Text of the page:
At this moment, about 112,000 people across the Untied States are awaiting an organ transplant.
I was fortunate to receive two: One from my father, Stephen Brooks, who donated one of his kidneys to me in 1999 and one from mother, Nancy Brooks, when she also donated a kidney, but in 2007.
And this year, I participated in and won nine medals during the Transplant Games of America, which was sponsored by Spectrum Health and held in Michigan July 28-31.
Nearly 1,000 people who have received life-saving organ transplants competed in the Olympic-style sporting events. The Transplant Games takes places every two years and gives organ transplant recipients the opportunity to compete in 12 different sports for gold, silver or bronze medals. And it draws people from across the country to bring awareness to the importance of organ donations and spotlights how successful this life-saving gift can be.
It is not only a great way to compete and make friends with people who have had similar experiences, but also a way to draw attention to the 1 in 8 Americans who have chronic kidney disease and the 112,000 people waiting for a life-saving organ.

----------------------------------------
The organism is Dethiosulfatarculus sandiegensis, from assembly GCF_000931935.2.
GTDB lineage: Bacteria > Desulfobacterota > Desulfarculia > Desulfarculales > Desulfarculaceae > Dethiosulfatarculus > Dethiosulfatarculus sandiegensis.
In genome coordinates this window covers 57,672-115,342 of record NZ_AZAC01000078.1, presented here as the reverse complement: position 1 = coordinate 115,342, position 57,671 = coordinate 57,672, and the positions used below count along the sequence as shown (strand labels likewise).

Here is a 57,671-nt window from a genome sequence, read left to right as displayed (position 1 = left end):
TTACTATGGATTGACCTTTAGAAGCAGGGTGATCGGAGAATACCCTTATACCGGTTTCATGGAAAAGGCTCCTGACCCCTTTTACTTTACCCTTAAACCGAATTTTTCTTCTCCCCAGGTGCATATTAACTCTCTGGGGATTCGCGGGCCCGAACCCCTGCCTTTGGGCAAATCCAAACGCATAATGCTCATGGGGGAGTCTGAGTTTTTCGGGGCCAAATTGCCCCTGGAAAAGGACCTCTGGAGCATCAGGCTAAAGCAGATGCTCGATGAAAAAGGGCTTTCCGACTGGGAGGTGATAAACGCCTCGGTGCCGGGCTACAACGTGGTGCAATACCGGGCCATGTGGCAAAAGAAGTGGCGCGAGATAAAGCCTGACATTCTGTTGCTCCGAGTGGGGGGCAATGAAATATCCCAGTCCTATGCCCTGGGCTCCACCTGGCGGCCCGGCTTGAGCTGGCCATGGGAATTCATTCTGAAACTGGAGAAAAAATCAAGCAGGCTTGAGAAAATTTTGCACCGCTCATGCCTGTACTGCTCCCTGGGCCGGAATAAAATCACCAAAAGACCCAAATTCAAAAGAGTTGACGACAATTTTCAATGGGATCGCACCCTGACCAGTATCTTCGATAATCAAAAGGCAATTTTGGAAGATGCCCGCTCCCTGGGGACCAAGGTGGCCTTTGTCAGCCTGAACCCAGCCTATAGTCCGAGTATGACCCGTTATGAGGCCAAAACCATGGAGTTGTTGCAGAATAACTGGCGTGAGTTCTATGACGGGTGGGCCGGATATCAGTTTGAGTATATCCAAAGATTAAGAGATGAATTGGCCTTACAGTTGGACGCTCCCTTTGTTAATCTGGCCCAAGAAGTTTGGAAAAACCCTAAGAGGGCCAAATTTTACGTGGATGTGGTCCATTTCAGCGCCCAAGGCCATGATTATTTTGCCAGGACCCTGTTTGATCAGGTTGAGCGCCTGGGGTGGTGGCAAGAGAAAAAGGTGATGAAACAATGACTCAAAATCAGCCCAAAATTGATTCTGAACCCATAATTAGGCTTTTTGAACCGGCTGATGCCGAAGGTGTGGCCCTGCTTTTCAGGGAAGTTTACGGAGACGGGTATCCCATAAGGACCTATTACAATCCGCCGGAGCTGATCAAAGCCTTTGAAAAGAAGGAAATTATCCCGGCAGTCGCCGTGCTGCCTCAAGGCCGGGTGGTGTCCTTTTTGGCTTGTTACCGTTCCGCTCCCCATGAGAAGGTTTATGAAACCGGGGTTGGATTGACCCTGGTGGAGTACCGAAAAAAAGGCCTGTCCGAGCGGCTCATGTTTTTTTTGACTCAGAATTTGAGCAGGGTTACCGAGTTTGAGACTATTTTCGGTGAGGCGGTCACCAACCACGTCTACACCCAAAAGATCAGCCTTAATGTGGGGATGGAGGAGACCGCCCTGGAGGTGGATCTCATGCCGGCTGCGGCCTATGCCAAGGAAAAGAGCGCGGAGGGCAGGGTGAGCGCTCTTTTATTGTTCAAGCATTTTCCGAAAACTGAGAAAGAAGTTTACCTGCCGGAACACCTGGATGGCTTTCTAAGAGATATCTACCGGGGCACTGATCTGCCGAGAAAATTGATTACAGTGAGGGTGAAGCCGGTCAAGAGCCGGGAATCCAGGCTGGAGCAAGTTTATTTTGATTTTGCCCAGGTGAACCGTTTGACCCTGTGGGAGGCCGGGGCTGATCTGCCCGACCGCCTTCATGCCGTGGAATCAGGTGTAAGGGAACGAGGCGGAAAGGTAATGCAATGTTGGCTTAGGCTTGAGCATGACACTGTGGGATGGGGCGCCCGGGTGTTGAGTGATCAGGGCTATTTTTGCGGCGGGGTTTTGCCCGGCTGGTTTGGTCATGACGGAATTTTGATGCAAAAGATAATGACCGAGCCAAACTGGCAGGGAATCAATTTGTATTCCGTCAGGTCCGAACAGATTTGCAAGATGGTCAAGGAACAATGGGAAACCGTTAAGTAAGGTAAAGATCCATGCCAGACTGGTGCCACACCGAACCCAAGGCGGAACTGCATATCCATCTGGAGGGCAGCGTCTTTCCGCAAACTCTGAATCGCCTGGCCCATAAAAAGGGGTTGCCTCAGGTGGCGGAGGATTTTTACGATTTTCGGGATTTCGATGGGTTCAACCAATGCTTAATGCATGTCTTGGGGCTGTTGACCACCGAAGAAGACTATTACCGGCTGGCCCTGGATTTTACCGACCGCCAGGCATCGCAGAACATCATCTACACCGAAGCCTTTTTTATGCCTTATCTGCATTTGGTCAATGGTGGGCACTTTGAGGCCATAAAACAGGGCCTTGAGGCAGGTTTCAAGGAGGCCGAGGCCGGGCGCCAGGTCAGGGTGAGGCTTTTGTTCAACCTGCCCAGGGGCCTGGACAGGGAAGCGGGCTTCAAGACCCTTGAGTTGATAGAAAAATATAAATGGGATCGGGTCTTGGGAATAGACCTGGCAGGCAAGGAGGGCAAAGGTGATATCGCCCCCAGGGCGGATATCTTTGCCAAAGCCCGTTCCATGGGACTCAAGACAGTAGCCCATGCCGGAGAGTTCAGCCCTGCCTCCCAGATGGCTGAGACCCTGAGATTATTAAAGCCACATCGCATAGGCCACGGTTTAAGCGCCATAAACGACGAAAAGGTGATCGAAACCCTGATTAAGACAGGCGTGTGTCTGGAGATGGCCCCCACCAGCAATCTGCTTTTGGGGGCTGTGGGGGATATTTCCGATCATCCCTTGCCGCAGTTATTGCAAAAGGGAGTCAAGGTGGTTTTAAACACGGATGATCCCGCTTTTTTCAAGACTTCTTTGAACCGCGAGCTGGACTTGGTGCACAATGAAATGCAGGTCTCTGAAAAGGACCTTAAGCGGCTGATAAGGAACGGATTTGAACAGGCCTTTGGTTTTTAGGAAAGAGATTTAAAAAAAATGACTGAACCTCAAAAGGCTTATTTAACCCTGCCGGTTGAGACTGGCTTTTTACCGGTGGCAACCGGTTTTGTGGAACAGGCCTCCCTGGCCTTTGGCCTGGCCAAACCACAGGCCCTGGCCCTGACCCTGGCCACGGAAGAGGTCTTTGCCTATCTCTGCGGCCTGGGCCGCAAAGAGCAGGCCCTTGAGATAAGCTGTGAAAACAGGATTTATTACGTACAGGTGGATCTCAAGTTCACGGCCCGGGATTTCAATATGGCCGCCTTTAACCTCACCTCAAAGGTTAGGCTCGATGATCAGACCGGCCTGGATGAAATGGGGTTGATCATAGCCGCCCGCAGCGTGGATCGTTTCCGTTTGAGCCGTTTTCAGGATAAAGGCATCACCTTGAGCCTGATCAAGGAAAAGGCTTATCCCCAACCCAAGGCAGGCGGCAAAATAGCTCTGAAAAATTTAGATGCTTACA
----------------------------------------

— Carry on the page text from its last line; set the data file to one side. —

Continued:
For my part, I won one bronze, two silver and six gold medals. While I usually focus on cycling, I was able to win five gold medals on the track this year. And although I ran track in college, I’ve never enjoyed competing this much. I usually measure myself by my 1500 meter run, which was 6.04.20. It’s a solid time for anyone. And it is not the first time I have been successful in advocating for transplantation success. Last year I won gold at the World Transplant Games in Gothenburg, Sweden.
While I love to compete, I consider my work incomplete. I hope that through our efforts we are able to reach people waiting for life-saving organs. I want them to join me at the Games. I hope that people consider giving the gift of life. Donor families are our heroes. They decide to help others when their loved ones pass on.
I live for competing in the American and World Transplant Game. To be able to embody my gratitude to my parents is the only thanks I can give. Words are not enough. Both of them gave me a kidney.
Photo courtesy of Zachary S. Brooks. Brooks is a third-year doctoral student in the UA's Second Language Acquisition and Teaching program. Brooks also is president of the UA's Graduate and Professional Student Council. Brooks trains with TeamO2 based in downtown Tucson. With World Transplant Games in South Africa planned for 2013, Zachary plans to improve. Contact: email@example.com. Also, to learn more about kidney disease prevention and organ transplantation, visit the Arizona Kidney Foundation or Donor Network of Arizona.